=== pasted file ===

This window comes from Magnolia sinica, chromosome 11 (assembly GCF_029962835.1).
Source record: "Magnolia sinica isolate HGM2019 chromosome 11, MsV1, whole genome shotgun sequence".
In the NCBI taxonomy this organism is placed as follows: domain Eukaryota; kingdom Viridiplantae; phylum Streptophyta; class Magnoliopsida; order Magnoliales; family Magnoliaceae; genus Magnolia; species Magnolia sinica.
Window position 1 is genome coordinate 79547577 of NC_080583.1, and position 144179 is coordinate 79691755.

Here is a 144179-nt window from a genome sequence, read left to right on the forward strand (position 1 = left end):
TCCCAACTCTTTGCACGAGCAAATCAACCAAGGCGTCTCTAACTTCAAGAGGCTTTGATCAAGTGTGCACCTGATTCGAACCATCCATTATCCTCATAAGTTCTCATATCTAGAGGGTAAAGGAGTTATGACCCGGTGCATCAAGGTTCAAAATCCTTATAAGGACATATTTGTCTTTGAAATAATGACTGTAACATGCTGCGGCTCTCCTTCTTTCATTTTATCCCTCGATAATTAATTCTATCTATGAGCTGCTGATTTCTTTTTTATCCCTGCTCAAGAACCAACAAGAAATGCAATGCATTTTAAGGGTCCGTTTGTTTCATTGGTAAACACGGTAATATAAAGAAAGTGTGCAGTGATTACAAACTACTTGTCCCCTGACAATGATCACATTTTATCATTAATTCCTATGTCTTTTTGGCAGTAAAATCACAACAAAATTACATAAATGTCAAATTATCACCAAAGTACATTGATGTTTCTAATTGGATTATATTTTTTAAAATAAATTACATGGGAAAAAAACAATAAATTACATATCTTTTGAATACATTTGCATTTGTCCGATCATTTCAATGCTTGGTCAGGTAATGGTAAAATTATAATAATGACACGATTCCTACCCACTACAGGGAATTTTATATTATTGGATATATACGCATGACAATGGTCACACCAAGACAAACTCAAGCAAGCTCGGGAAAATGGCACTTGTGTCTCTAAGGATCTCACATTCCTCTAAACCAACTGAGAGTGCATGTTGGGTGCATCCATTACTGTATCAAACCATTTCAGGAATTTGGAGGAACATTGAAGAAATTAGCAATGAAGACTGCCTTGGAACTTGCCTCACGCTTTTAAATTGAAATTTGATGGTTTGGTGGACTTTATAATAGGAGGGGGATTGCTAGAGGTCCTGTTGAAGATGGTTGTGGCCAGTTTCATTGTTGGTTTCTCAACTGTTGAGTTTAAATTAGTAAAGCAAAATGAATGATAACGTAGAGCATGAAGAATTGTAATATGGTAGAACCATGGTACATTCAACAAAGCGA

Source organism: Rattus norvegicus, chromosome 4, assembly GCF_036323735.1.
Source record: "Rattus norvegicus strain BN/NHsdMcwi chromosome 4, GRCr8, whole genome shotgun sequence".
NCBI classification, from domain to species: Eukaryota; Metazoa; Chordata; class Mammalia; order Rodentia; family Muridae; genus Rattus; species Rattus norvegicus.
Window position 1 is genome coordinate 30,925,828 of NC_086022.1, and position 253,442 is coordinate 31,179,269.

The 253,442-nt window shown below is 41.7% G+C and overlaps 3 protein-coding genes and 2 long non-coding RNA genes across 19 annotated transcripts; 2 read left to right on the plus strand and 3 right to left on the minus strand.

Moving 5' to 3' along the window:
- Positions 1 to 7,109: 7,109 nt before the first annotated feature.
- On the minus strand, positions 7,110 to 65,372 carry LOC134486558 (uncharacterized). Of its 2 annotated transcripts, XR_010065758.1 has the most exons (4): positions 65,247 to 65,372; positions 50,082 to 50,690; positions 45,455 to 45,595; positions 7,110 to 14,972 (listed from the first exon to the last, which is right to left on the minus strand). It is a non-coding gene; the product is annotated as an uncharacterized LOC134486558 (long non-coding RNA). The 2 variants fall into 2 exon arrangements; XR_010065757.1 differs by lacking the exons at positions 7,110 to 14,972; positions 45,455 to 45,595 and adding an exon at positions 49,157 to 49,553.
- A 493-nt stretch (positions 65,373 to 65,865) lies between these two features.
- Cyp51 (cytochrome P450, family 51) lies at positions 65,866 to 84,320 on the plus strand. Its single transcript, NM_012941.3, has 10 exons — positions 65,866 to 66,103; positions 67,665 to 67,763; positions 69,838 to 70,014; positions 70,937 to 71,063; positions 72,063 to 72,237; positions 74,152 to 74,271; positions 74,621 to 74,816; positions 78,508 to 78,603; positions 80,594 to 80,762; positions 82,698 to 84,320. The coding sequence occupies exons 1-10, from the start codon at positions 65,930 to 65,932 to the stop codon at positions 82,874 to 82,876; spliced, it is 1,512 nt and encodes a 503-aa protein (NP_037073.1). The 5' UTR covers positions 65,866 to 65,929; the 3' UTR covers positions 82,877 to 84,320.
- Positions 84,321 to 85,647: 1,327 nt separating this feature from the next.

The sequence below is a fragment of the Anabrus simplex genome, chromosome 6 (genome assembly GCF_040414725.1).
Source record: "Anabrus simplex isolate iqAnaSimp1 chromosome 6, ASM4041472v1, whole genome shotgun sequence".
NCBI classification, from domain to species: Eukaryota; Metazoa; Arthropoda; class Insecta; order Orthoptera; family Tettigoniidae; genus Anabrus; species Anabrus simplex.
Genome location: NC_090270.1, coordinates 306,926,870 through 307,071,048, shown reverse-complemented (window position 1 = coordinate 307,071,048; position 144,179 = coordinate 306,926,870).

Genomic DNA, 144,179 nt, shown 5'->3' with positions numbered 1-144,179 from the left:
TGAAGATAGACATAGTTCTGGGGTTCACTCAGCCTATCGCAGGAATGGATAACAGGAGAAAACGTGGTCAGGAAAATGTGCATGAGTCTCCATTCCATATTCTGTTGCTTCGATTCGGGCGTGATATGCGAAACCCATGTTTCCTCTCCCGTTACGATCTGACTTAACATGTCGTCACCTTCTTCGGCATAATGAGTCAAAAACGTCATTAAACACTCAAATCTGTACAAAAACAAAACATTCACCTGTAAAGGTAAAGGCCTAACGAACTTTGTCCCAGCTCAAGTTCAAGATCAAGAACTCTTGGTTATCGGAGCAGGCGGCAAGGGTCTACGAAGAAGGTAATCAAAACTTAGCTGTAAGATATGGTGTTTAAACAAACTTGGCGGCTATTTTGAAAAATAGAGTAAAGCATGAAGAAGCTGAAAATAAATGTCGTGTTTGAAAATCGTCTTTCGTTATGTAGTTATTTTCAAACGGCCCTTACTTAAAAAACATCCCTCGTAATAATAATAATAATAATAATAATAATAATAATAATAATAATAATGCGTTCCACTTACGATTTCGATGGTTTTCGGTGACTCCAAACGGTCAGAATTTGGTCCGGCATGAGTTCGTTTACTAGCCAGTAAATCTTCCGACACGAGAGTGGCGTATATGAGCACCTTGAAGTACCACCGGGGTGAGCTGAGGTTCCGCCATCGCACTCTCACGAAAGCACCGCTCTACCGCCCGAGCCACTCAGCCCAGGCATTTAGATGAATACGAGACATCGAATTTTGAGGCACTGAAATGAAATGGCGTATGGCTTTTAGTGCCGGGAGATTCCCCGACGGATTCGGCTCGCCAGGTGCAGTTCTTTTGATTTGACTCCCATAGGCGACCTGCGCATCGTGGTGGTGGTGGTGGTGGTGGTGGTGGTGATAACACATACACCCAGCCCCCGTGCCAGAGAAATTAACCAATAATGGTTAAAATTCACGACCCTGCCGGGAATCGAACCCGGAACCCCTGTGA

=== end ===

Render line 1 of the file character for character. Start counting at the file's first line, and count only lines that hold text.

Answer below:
This window comes from Magnolia sinica, chromosome 11 (assembly GCF_029962835.1).